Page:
The German banking group cut its outgoings on application development from about £400m a year to £200m over 30 months from mid-2004, when it used the requirements of Basel 2 as a springboard to move developers from its different business units into a central tools and frameworks division.
Basel 2 sets out how much capital banks must set aside to cover potential losses and introduces risk monitoring standards. Compliance has the potential to save banks money by giving them the risk controls to invest more of their capital. However, Commerzbank has primarily benefited from Basel 2 by treating compliance as an IT consolidation and rationalisation exercise.
Bob McDowall, senior analyst at TowerGroup, said, "I am sure that through this exercise they will make more efficient use of their capital, but it seems to me more of a housekeeping exercise, albeit a very large one."
Commerzbank tackled its obligations under Basel 2, which applies to all European financial services companies, by setting the central IT unit to work standardising the ratings engines it uses to manage risk on a standard set of applications.
Over 2005 and 2006, some 20 ratings engines that had been developed in isolation by the different parts of the business were replaced by the team with 10 engines for Commerzbank's corporate and pension fund customers, plus a further engine for its retail customers.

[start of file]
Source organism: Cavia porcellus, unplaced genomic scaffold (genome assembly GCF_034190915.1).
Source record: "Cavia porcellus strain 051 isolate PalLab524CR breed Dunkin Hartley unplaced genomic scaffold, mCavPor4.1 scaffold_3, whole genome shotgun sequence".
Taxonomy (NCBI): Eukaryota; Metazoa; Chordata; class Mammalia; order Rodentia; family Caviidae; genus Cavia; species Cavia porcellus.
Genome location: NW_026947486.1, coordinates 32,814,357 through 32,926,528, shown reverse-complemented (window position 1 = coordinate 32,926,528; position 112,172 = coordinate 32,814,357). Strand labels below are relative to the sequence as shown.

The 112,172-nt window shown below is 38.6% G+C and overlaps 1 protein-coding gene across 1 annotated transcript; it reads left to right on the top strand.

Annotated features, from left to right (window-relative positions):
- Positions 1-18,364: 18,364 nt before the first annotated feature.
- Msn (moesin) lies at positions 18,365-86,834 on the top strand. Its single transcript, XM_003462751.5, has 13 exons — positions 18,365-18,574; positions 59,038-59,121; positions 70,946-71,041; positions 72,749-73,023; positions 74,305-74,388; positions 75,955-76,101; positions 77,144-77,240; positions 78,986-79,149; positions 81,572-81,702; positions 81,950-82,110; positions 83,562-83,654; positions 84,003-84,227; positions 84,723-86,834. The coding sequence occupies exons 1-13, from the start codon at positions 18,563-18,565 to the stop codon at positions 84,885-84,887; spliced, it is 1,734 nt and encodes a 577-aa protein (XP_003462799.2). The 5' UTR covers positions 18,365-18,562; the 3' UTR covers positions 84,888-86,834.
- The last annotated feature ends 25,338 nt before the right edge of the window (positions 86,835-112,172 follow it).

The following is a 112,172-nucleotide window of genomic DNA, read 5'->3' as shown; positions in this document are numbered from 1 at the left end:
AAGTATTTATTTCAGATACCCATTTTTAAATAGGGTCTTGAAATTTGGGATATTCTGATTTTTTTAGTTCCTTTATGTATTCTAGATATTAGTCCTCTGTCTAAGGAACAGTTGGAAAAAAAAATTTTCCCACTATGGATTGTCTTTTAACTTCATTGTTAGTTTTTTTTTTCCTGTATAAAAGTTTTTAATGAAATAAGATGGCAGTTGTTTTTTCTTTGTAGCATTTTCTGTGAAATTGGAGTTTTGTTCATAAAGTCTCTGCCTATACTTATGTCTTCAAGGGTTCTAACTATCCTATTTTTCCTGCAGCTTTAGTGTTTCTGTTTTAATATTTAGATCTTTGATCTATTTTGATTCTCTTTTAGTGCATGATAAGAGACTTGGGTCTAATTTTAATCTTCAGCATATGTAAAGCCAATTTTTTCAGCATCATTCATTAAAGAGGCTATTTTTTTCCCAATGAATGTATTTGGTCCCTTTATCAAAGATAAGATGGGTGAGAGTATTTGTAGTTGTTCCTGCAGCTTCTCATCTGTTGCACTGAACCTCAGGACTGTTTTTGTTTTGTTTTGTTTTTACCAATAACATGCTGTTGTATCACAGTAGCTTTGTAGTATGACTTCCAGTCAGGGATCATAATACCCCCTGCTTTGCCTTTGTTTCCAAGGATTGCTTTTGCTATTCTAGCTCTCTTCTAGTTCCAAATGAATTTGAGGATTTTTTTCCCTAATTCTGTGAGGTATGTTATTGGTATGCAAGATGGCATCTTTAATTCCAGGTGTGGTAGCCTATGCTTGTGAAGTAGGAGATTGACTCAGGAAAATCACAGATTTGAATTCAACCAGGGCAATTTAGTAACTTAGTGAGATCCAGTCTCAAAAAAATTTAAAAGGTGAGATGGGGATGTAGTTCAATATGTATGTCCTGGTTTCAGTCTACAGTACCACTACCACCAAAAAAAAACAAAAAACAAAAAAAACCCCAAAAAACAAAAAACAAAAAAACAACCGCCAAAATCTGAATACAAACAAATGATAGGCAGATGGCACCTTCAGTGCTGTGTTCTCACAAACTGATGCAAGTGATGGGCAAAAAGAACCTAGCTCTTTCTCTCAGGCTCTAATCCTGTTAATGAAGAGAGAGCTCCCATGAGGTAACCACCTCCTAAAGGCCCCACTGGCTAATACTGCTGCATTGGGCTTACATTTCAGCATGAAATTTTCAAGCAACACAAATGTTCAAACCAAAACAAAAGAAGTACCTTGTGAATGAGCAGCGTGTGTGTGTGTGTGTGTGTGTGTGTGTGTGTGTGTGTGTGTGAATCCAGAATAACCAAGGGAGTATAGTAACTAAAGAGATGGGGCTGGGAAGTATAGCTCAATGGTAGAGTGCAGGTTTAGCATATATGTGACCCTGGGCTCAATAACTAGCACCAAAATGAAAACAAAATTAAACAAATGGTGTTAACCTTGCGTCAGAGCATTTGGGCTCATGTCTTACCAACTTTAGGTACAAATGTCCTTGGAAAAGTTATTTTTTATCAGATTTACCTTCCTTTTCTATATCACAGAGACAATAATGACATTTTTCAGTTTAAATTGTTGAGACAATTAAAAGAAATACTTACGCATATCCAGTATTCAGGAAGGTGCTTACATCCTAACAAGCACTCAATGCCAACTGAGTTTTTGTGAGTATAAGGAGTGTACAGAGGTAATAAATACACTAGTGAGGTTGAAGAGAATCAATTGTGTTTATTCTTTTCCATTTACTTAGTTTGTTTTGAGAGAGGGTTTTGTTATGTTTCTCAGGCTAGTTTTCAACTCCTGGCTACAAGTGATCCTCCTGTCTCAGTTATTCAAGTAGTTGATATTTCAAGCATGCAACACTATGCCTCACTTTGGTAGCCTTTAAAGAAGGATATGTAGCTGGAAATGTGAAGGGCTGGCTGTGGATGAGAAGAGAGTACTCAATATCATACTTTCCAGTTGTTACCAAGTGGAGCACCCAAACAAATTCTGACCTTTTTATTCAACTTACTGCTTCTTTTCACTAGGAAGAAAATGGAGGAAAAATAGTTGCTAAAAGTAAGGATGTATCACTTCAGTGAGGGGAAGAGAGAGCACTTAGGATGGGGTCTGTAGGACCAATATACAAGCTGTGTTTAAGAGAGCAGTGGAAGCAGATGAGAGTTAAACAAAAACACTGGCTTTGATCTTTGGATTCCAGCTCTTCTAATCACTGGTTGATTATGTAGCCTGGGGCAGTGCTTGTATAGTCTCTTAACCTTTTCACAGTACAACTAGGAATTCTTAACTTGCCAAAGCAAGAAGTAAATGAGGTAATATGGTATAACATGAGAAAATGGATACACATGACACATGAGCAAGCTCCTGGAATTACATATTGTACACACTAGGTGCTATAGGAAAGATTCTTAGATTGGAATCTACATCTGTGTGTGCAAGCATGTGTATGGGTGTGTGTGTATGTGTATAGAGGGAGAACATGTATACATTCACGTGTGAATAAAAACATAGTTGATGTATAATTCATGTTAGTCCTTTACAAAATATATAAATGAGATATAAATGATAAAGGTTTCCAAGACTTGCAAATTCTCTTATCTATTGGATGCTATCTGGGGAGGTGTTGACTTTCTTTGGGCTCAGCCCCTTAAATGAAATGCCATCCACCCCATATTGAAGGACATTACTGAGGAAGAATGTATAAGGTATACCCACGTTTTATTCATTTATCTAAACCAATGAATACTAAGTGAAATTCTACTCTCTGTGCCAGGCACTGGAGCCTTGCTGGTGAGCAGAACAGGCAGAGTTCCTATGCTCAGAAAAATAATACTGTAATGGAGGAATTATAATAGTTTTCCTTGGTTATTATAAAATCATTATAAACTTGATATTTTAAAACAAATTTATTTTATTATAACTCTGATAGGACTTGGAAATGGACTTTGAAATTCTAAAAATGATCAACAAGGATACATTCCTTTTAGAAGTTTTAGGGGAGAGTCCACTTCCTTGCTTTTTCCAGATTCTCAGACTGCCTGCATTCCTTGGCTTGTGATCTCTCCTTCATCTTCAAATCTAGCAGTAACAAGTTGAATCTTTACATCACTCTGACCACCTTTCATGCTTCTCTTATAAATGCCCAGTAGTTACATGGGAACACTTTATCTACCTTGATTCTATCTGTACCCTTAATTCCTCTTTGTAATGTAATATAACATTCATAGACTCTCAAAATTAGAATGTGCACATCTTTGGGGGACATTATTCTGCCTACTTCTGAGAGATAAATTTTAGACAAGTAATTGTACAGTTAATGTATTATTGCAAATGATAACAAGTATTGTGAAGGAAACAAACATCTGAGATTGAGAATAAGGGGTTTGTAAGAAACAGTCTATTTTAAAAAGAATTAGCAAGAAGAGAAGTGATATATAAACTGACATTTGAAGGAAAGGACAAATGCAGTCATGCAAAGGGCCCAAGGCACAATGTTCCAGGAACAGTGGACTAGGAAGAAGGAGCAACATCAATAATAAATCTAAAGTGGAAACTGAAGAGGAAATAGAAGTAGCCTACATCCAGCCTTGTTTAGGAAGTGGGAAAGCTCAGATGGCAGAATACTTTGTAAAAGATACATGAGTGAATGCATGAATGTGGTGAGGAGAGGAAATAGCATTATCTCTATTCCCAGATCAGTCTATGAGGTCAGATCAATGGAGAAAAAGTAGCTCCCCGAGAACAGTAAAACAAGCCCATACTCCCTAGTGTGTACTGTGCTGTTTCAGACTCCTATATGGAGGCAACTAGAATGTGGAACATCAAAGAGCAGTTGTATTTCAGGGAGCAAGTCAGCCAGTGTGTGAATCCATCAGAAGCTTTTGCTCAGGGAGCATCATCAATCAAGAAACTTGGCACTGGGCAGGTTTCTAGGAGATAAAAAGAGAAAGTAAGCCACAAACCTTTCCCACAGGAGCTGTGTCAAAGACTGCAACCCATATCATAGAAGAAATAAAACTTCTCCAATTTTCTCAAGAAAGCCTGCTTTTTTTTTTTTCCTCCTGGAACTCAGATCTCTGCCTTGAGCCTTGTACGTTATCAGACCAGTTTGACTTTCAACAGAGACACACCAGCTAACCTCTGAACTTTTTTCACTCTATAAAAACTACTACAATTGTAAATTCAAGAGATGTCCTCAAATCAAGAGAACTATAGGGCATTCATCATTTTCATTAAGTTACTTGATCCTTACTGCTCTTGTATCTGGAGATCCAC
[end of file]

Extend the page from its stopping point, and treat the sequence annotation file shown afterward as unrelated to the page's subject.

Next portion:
Every financial transaction that Commerzbank makes is processed by a ratings engine to give the bank an overview of the risk it is taking.
The ratings engines were developed using 10 instances of a business rules management system (BRMS) from software supplier Ilog, with each one being integrated with three Java applications developed by Commerzbank's tools and frameworks division.
Commerzbank said it could not create fewer than 10 ratings engines because the business processes used in the different parts of the business were too varied.
A front-end connector was developed to manage the interfaces between each ratings system and the front-end applications used throughout the business. A business controller application was used to control the workflow, and a data connector was devised to populate the BRMS.
Using the engine, once the Ilog BRMS is populated with the details of a financial transaction, the risk calculation takes place instantly.
Commerzbank senior vice-president Andreas Rose, who runs the tools and frameworks division, said, "With this approach, we have been able to fulfil the Basel 2 requirements for transparency. We have also cut our operations costs by more than half."
Related article: Basel 2 changes face of financial IT
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This was first published in February 2007